• Sunday, Jul 05, 2020
  • Last Update : 03:51 pm

Tribune Talks: Good data, multisectoral coordination needed to fight pandemic effectively

  • Published at 11:13 pm June 29th, 2020

Dr Rumi Ahmed Khan, program director for Pulmonary Critical Care Fellowship Program and director for Cardiopulmonary Exercise and Lung Physiology Lab at Orlando Health; Dr Najmul Haider, post doctorate researcher at University of London’s Royal Veterinary College; and Dr Nusrat Homaira, senior lecturer at University of New South Wales, Australia, took part in the webinar

Health experts have said good and timely data, along with multi-sectoral coordination, remains essential in fighting any pandemic concerning a novel virus strain.

In a webinar with Dhaka Tribune Editor Zafar Sobhan on Monday, the experts also emphasized on the need for a stronger public health infrastructure along with proper guidelines as an effective deterrent to the spread of the ongoing coronavirus pandemic and transmission of novel virus strains among humans in future.

Dr Rumi Ahmed Khan, program director for Pulmonary Critical Care Fellowship Program and director for Cardiopulmonary Exercise and Lung Physiology Lab at Orlando Health, Dr Najmul Haider, post doctorate researcher at University of London’s Royal Veterinary College, and Dr Nusrat Homaira, senior lecturer at University of New South Wales, Australia, took part in the webinar.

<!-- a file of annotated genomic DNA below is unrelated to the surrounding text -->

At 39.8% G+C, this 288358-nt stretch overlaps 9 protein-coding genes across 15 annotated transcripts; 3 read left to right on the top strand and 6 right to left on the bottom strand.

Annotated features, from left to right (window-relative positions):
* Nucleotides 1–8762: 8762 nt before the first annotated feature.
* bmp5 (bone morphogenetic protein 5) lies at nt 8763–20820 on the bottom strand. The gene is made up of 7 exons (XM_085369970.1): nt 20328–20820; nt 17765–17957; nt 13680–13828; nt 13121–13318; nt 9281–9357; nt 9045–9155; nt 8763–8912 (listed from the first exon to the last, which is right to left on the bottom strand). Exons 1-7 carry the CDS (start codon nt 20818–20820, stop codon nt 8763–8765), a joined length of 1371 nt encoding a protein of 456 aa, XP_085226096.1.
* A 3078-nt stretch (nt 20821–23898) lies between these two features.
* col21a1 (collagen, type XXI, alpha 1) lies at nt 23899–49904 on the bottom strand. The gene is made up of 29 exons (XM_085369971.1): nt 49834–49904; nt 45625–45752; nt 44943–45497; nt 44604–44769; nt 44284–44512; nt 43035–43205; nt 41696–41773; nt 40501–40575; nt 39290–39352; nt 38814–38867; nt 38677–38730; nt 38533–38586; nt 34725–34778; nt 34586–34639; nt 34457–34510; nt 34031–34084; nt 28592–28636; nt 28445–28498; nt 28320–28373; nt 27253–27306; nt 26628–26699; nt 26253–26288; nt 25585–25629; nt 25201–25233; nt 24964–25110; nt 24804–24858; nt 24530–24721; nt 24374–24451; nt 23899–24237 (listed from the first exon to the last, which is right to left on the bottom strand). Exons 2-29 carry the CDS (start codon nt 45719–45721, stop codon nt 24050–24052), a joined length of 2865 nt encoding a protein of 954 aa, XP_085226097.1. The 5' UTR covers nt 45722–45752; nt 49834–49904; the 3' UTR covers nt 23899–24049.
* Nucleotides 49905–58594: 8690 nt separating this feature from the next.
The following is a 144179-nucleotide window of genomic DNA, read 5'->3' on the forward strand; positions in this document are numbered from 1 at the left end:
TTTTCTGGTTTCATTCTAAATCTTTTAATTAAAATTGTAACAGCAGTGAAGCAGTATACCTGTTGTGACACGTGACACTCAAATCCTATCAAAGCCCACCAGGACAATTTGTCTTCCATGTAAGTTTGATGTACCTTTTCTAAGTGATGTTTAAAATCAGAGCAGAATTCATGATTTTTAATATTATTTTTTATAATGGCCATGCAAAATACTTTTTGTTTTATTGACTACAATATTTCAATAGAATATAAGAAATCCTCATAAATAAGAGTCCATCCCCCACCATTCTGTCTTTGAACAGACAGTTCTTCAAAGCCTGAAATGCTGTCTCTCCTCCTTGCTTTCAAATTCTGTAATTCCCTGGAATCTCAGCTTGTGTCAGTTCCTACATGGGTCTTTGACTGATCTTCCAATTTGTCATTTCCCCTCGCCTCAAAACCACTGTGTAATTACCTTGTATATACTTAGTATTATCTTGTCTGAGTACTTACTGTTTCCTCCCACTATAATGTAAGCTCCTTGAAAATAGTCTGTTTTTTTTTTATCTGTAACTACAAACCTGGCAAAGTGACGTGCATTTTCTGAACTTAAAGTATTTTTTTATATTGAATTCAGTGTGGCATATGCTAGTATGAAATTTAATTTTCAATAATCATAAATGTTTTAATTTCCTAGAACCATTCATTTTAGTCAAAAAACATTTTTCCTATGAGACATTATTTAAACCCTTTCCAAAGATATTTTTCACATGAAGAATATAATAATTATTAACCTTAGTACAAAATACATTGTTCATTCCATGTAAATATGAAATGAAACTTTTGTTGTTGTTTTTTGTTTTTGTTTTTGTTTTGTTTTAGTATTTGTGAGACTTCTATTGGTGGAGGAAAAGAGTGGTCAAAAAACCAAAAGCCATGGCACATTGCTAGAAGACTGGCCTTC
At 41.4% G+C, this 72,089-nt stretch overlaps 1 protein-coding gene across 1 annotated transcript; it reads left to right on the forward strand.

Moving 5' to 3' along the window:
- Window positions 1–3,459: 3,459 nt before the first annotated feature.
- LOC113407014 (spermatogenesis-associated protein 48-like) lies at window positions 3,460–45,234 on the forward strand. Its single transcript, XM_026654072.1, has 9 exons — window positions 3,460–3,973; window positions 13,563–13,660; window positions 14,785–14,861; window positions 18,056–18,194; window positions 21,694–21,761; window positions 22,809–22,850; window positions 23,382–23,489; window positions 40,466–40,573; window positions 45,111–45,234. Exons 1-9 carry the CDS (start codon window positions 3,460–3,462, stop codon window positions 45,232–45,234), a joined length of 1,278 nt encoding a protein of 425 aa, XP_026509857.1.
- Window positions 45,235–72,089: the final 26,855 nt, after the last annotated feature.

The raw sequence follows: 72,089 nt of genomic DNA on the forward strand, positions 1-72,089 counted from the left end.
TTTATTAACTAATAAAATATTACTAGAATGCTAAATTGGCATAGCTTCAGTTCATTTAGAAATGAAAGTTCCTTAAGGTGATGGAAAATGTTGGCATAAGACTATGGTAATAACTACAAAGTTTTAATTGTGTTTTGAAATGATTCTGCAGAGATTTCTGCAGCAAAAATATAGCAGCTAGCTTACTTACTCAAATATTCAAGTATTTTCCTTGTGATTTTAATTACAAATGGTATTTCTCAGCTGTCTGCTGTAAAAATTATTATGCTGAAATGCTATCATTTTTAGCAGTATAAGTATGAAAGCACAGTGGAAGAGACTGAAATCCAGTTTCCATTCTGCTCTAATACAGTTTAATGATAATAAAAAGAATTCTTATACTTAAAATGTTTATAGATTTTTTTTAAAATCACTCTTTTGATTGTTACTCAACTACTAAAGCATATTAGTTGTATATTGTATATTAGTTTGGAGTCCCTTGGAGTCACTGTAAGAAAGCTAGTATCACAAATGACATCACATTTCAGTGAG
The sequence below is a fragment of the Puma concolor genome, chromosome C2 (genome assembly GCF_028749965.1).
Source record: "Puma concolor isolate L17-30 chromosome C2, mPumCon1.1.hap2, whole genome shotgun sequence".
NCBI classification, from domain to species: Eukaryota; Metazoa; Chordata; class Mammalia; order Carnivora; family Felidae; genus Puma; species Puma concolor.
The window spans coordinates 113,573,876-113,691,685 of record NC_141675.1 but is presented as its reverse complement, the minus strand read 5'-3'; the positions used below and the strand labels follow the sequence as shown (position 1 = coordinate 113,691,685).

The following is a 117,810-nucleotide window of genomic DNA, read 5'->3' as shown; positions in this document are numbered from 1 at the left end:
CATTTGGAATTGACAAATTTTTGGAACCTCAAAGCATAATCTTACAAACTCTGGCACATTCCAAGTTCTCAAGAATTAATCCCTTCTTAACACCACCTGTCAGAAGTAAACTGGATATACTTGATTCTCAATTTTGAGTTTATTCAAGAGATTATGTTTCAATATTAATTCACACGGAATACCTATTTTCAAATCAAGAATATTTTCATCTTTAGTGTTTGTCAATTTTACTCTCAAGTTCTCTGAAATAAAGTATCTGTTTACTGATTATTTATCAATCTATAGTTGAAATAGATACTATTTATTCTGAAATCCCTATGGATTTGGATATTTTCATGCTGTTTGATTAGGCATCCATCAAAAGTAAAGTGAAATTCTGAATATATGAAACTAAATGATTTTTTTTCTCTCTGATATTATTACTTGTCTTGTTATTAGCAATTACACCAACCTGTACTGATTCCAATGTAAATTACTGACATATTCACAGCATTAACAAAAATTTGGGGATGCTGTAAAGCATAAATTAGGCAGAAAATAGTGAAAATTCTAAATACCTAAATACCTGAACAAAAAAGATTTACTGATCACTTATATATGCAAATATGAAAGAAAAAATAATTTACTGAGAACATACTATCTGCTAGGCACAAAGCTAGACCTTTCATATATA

What is spillover and what are the implications?

Defining the term, Dr Najmul Haider said a spillover is when any pathogen goes from one natural host to a non-natural host. 

“For example, if the Nipah virus goes from a bat to a pig, that too is a spillover. Generally, we describe spillover for any pathogens jumping from wildlife to humans. This is an evolutionary procedure and it takes a long time. It is also a chance event, not natural,” he added.

He also said spillover is different from zoonotic diseases, where a disease is naturally transmitted from animals to humans and vice versa, such as Rabies.

Mentioning that there were many evidences that the Covid-19 virus did not directly come to humans from bats, he also indicated that the loss of habitat of wildlife, whether man-made or climate change, has been closely related to such inter-species transmission of viruses.

While discussing the repeated outbreaks of the Nipah virus, another bat-borne virus in Bangladesh, Dr Rumi said although there are Nipah virus outbreaks almost every year, the outbreak remains short-lived as the transmission stops after one generation of the spread. However, the virus has a fatality rate of 50% to 90%, compared to the SARS-Coronavirus virus strain which is less than 1%.